Would a sterndrive-powered bassboat be accepted in today's
market? Histor indicates that it might not. Sereral years ago,
Ranger offered both its 375 and 395 models with V-6 and v_8
sterndrives, respectively. They had a certain appeal, primarily
to those fishermen who simply didn't like outboards, and their
lever of performance was satisafactory but not spectacular. Too few
were sold to justify continued production. Ranger also developed a
MerCruiser sterndrive with a blackhawk drive that performed well,
but required so many hull modifications that it never made it into
Much has changed in recent years, however. The EPA is comming
down hard on outboards, and those that are acceptable are becoming
heavier and more expensive. Taking all of these factors into
consideration---- emissions restrictions, weight and cost----Mercury
concluded that sterndrive propulsion might be worth another look.


B&WB was fortunate enough to be invited to spend a day at one
of Mercury's test facilities, Lake X, buried deep in the swamps of
Central Florida. The subject of this test was a Stroker bass boat
powered by Mercury Racing Division's 360 hp Scorpion small-block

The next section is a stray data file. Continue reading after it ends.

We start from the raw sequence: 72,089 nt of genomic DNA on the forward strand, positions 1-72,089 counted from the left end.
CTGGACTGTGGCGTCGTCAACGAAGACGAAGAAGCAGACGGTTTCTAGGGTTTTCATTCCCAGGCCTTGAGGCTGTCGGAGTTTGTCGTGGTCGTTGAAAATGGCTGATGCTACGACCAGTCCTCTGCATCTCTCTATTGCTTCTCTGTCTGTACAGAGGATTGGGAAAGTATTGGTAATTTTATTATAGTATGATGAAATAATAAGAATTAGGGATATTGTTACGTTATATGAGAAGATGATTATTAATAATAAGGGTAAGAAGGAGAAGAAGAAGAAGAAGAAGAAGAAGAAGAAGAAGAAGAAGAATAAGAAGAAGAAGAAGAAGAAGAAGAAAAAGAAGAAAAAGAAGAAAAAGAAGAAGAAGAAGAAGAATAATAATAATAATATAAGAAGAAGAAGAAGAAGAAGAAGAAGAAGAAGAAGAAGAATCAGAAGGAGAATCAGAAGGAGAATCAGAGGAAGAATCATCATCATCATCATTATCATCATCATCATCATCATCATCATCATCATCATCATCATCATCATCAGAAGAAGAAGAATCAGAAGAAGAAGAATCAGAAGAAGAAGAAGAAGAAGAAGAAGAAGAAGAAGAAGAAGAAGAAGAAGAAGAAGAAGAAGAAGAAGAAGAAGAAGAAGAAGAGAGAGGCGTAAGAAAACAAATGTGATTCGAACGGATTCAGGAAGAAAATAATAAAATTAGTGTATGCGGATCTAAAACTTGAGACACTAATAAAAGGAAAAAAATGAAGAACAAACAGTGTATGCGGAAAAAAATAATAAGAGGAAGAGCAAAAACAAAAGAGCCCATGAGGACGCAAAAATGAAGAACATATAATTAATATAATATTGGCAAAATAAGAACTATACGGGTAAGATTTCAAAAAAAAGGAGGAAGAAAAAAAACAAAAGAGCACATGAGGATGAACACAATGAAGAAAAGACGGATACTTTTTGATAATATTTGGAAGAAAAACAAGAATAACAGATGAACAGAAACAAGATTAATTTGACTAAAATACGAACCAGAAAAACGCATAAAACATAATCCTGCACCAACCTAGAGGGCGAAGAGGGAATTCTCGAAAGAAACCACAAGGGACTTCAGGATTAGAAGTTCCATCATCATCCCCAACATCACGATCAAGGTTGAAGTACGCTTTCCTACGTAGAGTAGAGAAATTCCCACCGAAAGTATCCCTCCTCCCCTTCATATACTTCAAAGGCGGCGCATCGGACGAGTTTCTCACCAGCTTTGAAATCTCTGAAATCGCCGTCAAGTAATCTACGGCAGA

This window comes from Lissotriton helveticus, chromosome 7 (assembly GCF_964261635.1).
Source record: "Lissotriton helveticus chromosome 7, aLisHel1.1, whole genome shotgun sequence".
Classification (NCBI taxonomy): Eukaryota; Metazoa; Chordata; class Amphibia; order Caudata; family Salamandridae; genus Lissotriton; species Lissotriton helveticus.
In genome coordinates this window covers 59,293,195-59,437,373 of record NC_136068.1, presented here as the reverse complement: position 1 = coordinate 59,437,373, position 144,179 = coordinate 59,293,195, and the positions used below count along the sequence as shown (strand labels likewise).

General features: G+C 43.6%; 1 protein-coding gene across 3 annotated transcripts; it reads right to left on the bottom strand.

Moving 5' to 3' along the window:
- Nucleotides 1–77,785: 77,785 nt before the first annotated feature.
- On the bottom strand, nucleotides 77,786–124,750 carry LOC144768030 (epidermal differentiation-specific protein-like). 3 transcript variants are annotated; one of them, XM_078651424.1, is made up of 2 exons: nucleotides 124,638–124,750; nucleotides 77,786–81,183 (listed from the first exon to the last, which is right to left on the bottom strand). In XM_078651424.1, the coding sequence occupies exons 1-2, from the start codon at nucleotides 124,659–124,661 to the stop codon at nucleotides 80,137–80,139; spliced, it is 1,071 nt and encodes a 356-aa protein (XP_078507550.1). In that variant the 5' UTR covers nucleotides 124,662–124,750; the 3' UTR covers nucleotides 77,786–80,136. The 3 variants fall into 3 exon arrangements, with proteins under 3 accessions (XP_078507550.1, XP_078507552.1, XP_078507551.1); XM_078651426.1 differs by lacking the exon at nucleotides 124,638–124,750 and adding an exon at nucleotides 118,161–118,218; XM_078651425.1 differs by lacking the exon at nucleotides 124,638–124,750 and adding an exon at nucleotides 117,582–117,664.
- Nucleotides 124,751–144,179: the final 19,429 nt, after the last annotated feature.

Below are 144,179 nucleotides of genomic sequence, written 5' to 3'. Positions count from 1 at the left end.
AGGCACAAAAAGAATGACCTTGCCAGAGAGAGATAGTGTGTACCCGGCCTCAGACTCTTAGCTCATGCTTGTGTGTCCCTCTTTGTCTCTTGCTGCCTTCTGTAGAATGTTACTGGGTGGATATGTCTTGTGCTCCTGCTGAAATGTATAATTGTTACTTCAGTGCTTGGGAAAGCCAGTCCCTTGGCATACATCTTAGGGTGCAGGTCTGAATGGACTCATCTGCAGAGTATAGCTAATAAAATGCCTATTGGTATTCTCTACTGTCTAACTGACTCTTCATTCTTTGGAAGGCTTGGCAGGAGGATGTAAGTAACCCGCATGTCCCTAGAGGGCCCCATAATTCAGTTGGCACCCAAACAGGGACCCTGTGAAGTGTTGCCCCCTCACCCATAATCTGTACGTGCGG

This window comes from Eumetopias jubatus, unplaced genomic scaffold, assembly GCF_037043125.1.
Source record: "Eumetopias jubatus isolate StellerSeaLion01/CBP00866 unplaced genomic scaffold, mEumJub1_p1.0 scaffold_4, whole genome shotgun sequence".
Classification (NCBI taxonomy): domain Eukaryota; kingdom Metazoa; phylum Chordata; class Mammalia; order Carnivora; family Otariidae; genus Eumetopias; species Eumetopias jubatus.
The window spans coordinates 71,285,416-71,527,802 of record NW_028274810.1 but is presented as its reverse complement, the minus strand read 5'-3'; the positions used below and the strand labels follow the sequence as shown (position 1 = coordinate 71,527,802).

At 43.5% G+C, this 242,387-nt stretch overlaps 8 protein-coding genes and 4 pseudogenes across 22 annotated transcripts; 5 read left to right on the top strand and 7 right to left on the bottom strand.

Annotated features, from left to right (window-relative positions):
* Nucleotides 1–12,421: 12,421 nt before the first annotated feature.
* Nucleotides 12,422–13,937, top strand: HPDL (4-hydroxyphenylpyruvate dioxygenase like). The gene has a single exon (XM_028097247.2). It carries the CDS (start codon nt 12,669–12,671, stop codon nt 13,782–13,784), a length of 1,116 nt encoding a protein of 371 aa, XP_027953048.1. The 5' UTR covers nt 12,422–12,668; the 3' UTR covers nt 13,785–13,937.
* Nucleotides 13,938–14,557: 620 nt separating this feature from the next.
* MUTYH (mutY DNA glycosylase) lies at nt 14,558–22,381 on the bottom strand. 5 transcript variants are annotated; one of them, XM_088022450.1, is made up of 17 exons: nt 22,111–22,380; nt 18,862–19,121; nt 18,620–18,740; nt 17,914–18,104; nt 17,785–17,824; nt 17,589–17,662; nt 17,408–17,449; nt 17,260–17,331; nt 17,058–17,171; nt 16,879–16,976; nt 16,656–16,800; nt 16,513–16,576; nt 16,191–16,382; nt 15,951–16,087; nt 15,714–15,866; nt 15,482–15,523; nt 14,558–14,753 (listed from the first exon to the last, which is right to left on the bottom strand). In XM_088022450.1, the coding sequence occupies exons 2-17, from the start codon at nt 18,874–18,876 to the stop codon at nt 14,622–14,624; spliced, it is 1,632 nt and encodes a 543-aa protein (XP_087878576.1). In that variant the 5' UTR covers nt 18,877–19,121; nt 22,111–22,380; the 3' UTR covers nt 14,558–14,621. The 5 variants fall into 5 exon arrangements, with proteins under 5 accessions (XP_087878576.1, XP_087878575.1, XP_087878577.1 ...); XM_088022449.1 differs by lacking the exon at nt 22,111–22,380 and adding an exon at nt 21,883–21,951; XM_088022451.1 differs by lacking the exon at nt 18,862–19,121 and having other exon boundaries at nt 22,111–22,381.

V-8 using an extensive array of props, special tools and testing devices.
Let's get to the nitty gritty. The boat had been clocked at 97.5 mph on
a cool day in Tennessee. The day we tested it at Lake X was hot and
humid. Even thought testing began at just past dawn. the best we could
manage that day at Lake X was 94.3 mph.
Those speeds were recorded by Lake X Operations Manger Robert
Moore, who is also a professional boat driver. To get the most out of this
package ----- or any high performance boat ---- requires the proper and
skillful application of throttle and trim to get the prop hooked up, plus
a tender touch at the wheel.
When driving , the most noticeable feature of the boat is its stability
and steering ease. Chine walk is minimal, and Mercury's power steering
makes control finger-tip light. The quick and light response caused me
to over-control and at WOT, a little bit of input at the wheel makes a
big difference in the direction the boat is going to go. I'm happy to say
that my driving skills improved that day with each run.


This was an wzperimental package that is unique in several ways. The
engine is a modified Chevy 350, bored and stroked to 377 cid. The
Scorpion was introduced two years ago as a high - performance
skiboat inboard. This year it was mated with a Bravo 1 sterndrive
with a choice of two lower units, one with a low - water pick - up to run
at elevated heights. This unit ---- not available at presstime, but ex-
pected soon --- has a special drive that is 2 inches shorter that stan-
dard length, which alows the prop to run in anelevated position with-
out the need to raise the engine in the boat.
The initial trials of the day were conducted with a 1.36:1 gear ratio.
Several props were tried, ranging from 28 to 30 inches in pitch. Prop
styles ranged from choppers with over-hub exhaust to the fairly con-
ventional big-blade offshore props with through-hub exhaust.
Moore indicated that a light boat in this speed range might perform